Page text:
Murder On The Orient Express is a 2017 film adaptation of Agatha Christie’s novel. It’s a murder mystery set on a train and is directed by Kenneth Branagh. The cast of the film is extensive and includes Kenneth Branagh, Penélope Cruz, Willem Dafoe, Judi Dench, Johnny Depp, Michelle Pfeiffer, and Tom Bateman, to name a few. It’s a simple enough story with a good twist at the end. I got multiple requests to write up this film, although I’m not sure why. I’m going to guess that the verbal explanation at the end didn’t paint how exactly the characters were related for some viewers. So I thought I’d whip up a diagram for this one as that would be more straightforward. Here’s Murder On The Orient Express’ ending explained, spoilers ahead.
Which brings me to you, Lucy Bevan, the casting director. Did you, blindfolded, toss a stack of notable actors’ headshots into the air and pick 15 off the floor at random? Penélope Cruz, Willem Dafoe, Judi Dench, Daisy Ridley, Johnny Depp, Leslie Odom Jr., Michelle Pfeiffer and their cohorts are undeniably accomplished performers. But thrown together, they are like oil and water — and this sedate movie is surely not shaking them up. The best is Dench, of course, but we have not gathered here to state the obvious.
So Poirot is told, and so we’re encouraged to believe in this, the newest adaptation of one of Agatha Christie’s most famous tales. Sure, Ratchett is technically the “victim” of this murder plot. But we quickly learn that Ratchett—for most of his long, dark life—left a trail of victims in his wake. And as the movie goes on, it works overtime to suggest that perhaps this wasn’t so much a vile murder as it was a form of justice. When our panel of suspects is lined up in homage to da Vinci’s The Last Supper, it’s done with intent: Our eyes are drawn to the character sitting in Jesus’ spot—a martyr ultimately willing to sacrifice everything so that others might live.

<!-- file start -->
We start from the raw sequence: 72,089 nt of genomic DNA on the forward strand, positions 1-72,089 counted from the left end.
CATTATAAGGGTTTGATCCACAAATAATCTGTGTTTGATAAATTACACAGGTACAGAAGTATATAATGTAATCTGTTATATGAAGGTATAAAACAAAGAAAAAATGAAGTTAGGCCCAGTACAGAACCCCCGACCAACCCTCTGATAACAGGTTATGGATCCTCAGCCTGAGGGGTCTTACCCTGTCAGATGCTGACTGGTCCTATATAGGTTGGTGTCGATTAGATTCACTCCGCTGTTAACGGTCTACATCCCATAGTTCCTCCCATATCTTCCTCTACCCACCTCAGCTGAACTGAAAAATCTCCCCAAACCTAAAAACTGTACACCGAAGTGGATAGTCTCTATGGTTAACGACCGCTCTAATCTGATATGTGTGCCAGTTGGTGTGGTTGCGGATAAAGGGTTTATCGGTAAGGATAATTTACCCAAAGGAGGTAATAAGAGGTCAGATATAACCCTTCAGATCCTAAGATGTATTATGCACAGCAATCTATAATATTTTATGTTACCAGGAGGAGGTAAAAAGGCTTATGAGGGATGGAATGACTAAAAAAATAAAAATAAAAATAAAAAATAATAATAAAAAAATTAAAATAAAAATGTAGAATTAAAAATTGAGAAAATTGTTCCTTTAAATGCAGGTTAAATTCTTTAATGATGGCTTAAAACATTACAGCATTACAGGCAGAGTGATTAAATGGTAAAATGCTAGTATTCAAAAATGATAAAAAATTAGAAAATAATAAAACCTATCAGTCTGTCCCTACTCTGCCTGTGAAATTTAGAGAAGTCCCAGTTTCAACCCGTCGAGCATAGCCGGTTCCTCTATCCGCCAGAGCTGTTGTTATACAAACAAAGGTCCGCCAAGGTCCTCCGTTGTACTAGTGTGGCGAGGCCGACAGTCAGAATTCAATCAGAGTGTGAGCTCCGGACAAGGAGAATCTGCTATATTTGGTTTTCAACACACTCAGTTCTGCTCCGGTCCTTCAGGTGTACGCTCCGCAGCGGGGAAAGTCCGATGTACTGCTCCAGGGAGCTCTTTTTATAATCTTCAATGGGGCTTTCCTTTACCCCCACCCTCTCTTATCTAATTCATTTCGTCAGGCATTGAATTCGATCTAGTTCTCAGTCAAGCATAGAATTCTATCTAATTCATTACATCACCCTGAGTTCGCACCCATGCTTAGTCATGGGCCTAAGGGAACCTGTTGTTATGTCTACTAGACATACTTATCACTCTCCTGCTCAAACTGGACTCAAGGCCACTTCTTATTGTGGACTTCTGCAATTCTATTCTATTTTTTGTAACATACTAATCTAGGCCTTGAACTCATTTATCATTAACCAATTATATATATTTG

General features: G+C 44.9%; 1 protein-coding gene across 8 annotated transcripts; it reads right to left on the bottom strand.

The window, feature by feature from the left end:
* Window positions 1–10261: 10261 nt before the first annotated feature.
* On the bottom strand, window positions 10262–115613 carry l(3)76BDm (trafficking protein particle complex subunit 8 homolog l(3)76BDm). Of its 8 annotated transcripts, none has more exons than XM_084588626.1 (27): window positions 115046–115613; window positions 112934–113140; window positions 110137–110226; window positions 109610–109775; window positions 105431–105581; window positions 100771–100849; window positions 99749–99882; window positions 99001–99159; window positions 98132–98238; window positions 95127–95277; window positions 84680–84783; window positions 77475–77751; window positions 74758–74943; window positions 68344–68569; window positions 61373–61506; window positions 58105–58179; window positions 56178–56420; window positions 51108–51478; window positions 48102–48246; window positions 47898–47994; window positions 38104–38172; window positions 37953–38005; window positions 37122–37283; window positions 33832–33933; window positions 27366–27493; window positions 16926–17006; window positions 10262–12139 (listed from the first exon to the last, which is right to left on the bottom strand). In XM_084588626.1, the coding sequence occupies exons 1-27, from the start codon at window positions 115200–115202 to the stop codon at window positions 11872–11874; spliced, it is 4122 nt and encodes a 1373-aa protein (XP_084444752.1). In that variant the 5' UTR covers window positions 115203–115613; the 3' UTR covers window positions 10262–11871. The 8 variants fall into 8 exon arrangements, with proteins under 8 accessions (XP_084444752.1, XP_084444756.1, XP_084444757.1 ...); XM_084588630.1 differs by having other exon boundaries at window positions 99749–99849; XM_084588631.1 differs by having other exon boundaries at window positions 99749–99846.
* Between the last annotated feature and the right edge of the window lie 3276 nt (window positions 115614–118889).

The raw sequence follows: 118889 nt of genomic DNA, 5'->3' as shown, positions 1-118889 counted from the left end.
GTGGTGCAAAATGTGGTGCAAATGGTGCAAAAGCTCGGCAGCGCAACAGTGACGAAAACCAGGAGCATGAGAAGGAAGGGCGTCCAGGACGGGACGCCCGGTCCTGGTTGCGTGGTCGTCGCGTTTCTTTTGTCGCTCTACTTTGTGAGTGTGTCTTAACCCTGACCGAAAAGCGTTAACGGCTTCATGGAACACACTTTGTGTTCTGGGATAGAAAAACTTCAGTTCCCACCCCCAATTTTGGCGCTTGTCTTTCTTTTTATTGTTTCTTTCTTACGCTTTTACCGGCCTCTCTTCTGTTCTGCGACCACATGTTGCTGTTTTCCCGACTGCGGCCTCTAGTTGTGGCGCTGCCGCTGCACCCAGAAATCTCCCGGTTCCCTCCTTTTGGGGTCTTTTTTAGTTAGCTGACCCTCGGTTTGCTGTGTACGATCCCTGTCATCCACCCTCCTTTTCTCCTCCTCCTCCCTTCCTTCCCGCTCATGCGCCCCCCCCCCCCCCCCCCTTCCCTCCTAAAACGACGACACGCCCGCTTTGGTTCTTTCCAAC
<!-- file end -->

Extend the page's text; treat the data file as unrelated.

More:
The painterliness of this new Murder on the Orient Express connects to a principle animating its plot. All Poirot stories hold that the truth is beautiful. But in this story, truth is not the same as certainty. There was right, there was wrong, now there is you,” Poirot says. The stylized gorgeousness of this movie lends it the air of a Romantic painting, which in turn draws out a more complex, contemporary view of justice. Beauty is truth, Poirot tells us, but the truth is not always simple.
In the new version, Branagh throws clues around like confetti, and the cuts to the kidnapping case five years earlier are haphazardly thrown in too late in the film to achieve much impact. Instead of exposing the participants in the kidnapping plot, the flashbacks to this manipulative plot device are so clumsy and awkwardly pasted together that in the end, when Poirot lines up the entire cast to reveal the killer, you’ve already forgotten what each character is talking about. This unneeded retread cost 100 times what the Lumet film did, with less than half of the beauty, suspense and excitement—not to mention nary a shred of the glamour.
I really enjoyed this film. Is it in the top 10 best movies of the year? No, not for me. But I thought it was an interesting mystery, the cast is a match made in heaven, and Kenneth Branagh’s direction comes across as very smooth and calming.
Branagh directs himself as detective Poirot, his undercooked Christmas ham of a movie effectively wasting an entire galaxy of stars. Kenneth Branagh ‘s Murder on the Orient Express is cinematic comfort food. Now Kenneth Branagh makes the possessor of the celebrated “little gray cells” his own in the sleek ensemble whodunit “Murder on the Orient Express” (Fox). He also helms the project as director.
The movie begins in Jerusalem at the Wailing Wall in the 1930s. Famed Belgian detective Hercule Poirot (Kenneth Branagh) attempts to work out who was behind the theft of a religious relic from a room where a priest, a rabbi and an imam were conducting a meeting under the supervision of the Chief of Police. Poirot (who is shown to be fussy, bordering on OCD about everything in his life being balanced, as displayed when he sends back two eggs he’d planned to eat because they were different sizes), works out from a single crack left on the wall that the culprit was actually the Chief of Police (As the religious figures, leading modest lives, had no reason to steal the relic and wore soft shoes unlike the chief) who tries to make a run for it but fails. With the culprit caught and the relic recovered, Poirot looks forward to his upcoming holiday and taking a break from detective work.